When the mysterious Flight 815 crashed down on a (still largely unknowable) island, it marooned some 20 characters (and a dog). Later, Lost would add a half dozen from the tail section of the plane, plus countless Others. But even at its inception, the seminal mythology-driven drama was about an ensemble, their disparate pasts, and forging their future.
Lost alums Edward Kitsis and Adam Horowitz lifted this basic framework for their fractured fairytale space-time travel saga, Once Upon a Time, to decent effect. Whether the show will ever reach Lost-ian proportions remains to be seen – and will depend largely on whether the show-runners choose to draw a bold line in the storytelling sand as Cuse and Lindelof did when they flipped the script in that show’s third season finale (flashing forward, not back, to show our castaways’ eventual escape from the island – and desire to “go baaaaaack!”)
So far, Once is following strongly in its predecessor’s footsteps, laying a solid foundation for its story with larger implications, creating interest and depth in its large cast of characters while allowing room for growth and yet more surprises. If they decide to, they can go all-in at any moment, dropping the pithy crime-of-the-week conceit they so favored in season 1 and diving full-force into a potentially alienating but essentially more intriguing mythology. However, before they can elevate the show to such heights, they need to borrow a lesson from Lost about its youngest star. That is to say: lose him.
Allow me to explain, lest I come off as cold as Jaime Lannister defenestrating a child. In fairness and honesty, I am so completely over Once’s Henry. The youngster was crucial to the first season, acting as the skeptical adult characters’ way in to the fantastical fairytale world they had not yet accepted as their own. As Emma’s long-lost son, he wrangled the story’s heroine into town and provided her with built-in motivation. He even stood as a humanizing factor for the show’s delectably evil queen! But at the end of season 1 things changed: the residents of Storybrooke were restored their memories; magic returned.
The believing was no longer the task, and that’s all Henry ever strove to make them do. So what’s to become of the precocious moppet in season 2? So far – and that’s pretty far, with 17 episodes aired out of 22 – he has largely been a pain in the ass. Most valuably, he played the long-lost son card a second time to ring his father/Rumpelstiltskin’s son/Emma’s old flame into the picture, but now that he’s out of parents that trick seems worn out.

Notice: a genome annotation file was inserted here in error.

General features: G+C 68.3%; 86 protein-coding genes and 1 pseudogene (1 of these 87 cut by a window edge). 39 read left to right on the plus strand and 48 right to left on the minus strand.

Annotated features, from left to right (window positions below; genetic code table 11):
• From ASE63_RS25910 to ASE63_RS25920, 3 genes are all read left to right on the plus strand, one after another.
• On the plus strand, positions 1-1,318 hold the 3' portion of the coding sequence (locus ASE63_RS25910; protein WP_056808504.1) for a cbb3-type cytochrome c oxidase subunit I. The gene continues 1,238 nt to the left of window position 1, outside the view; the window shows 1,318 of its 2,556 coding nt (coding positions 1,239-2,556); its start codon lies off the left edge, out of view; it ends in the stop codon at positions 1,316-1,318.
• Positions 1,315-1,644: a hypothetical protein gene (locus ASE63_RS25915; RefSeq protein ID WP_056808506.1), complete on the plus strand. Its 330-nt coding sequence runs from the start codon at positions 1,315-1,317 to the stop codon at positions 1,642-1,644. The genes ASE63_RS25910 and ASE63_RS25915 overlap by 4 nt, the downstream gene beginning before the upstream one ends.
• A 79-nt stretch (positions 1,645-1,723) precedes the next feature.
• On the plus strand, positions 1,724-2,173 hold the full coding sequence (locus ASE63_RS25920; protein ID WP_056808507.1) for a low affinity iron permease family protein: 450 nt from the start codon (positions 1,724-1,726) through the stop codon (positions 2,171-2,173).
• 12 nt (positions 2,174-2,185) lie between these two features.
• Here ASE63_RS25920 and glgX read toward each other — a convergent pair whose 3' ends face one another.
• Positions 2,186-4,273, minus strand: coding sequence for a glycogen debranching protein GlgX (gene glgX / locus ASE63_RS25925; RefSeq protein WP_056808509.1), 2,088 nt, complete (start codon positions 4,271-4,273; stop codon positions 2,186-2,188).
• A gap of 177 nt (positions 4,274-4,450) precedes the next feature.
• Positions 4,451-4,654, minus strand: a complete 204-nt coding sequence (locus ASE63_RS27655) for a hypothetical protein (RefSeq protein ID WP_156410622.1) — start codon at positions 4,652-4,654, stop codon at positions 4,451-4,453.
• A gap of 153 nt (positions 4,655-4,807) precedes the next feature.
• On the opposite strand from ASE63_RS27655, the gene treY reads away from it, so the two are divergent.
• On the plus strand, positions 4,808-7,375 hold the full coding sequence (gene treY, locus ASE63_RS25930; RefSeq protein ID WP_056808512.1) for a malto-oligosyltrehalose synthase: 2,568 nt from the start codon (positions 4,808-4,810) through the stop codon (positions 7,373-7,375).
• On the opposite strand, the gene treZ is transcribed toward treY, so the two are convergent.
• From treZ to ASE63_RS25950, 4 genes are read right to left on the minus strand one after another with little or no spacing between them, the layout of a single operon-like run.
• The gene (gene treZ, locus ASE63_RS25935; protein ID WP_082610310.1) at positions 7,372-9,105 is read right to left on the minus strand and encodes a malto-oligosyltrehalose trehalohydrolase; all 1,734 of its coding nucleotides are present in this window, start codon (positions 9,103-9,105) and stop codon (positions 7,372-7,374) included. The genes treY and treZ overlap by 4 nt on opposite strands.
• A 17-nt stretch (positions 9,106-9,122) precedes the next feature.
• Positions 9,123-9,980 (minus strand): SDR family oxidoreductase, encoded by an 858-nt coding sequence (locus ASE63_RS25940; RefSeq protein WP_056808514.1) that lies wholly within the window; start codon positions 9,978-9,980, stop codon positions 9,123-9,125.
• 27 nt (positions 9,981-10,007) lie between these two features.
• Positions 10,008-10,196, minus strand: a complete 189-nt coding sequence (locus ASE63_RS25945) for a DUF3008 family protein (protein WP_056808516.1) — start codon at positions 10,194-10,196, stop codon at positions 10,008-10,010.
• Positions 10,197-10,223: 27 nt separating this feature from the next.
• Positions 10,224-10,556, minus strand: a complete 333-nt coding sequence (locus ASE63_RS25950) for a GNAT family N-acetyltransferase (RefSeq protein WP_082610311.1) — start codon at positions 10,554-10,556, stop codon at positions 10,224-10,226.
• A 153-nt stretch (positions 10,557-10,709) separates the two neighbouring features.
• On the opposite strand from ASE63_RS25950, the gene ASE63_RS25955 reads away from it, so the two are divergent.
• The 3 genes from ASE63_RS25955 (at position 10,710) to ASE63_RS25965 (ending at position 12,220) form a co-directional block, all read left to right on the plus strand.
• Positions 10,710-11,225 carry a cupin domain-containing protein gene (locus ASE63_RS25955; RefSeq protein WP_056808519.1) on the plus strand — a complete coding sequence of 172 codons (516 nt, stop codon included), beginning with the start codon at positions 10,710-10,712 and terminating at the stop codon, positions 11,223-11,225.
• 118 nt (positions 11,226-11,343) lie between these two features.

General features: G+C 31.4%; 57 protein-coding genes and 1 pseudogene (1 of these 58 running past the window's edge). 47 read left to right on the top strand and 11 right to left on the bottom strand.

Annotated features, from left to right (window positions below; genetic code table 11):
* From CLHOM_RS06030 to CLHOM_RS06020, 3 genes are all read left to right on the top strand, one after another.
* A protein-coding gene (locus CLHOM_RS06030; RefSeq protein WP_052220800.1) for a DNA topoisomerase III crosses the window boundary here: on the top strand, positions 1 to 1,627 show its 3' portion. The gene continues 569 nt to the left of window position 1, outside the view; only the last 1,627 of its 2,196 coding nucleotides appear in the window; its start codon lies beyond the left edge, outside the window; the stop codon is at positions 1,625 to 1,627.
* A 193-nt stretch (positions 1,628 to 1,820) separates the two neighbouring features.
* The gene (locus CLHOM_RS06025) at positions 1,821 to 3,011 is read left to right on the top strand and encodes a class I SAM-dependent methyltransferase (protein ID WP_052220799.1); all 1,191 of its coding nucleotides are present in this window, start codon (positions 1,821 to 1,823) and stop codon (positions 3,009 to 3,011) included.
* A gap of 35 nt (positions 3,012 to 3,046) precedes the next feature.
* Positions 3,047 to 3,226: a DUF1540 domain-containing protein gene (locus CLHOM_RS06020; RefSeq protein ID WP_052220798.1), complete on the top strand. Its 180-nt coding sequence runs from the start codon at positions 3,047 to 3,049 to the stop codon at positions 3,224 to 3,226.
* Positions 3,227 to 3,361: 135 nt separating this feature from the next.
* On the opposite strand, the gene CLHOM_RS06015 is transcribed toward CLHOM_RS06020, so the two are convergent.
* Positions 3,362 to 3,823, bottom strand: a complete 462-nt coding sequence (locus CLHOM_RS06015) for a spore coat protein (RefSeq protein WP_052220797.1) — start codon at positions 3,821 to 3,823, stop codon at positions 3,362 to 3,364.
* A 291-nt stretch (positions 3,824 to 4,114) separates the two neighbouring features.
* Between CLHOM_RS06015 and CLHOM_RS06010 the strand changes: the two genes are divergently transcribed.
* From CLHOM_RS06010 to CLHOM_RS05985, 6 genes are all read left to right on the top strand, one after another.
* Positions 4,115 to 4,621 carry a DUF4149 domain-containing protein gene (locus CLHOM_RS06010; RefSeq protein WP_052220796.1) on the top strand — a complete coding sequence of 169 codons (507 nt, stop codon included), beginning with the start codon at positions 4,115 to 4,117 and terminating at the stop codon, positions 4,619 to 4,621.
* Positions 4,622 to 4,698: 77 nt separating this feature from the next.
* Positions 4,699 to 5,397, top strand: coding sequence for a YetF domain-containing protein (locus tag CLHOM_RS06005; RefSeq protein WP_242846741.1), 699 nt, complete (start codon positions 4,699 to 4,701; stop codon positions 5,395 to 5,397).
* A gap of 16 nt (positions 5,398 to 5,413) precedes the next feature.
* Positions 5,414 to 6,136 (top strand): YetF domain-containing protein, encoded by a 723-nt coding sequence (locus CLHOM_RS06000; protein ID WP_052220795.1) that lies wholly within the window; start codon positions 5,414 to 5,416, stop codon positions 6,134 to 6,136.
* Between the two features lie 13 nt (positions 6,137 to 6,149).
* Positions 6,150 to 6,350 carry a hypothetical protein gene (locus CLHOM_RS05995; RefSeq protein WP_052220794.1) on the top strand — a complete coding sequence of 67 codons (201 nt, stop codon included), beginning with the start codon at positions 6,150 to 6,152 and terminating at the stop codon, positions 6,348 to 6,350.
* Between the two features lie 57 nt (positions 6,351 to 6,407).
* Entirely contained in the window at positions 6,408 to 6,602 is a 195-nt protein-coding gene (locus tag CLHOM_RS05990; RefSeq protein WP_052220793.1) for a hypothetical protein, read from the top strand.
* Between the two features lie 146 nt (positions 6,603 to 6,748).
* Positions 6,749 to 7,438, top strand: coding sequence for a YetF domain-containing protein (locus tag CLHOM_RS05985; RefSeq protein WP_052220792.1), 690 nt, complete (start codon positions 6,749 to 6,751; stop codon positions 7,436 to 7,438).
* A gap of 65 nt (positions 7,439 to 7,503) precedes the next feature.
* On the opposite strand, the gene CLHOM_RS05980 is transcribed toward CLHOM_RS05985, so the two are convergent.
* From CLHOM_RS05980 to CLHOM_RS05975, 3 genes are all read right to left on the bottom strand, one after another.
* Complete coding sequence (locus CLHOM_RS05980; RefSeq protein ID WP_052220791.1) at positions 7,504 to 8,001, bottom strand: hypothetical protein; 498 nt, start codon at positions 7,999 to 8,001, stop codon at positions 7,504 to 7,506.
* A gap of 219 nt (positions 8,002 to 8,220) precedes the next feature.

You might argue that Henry has continued to act as a moral compass for the adult characters who love him this season; and you would be correct, but that doesn’t make it right. Yes, Henry has been cited numerous times as people’s reason for things. His approval is what stopped the Charmings from killing/eliminating Cora, a woman who continually harmed, threatened, and endangered the lives of their family. Even when Cora sought and acquired Rumpelstiltskin’s dagger, an item with the power to make her virtually invincible – and therefore a huge threat to the safety of not only their family, but the town at large and countless civilians – Mary Margaret, David, and Emma remained hampered by the thought of Henry never forgiving them. For the same reason, the desperate Regina plotted a convoluted way to bring about the ruin of the Charmings without incurring his displeasure (in essence attempting to win his love, which he would not willingly give to the woman who raised him.) When Mary Margaret murders – nay, forces Regina to murder her own mother, Regina is only quelled from revenge by the thought of Henry’s judgment. Oh, but when Regina does figure out a way to kill Mary Margaret, her family won’t take action against her assassin because Henry bemoans their behavior.
NOW, before you get completely indignant, let me say that I don’t wish all these people had simply murdered each other with impunity. It is perfectly acceptable (and, were it real life, preferable) that people decide not to kill one another. What is not acceptable – to me – is to back up those decisions with an overly-simplified, thinly-constructed reasoning based on the black-and-white ethical code of a child. Children believe in the Good guys and the Bad guys because it’s what they see in the Disney movies this show is meant to subvert; they haven’t lost their innocence and thus see things in straightforward terms. While I’m sure many kids watch Once Upon a Time with their parents each Sunday night, I’d wager the larger portion of viewership is composed of people who have since realized morality exists in shades of gray. When Mary Margaret wonders what has made her actions so “Good” if they have caused only death and misery, THAT is a complex discourse worthy of the audience; when it is dismissed because Henry would scold, “Shame on you,” we all lose.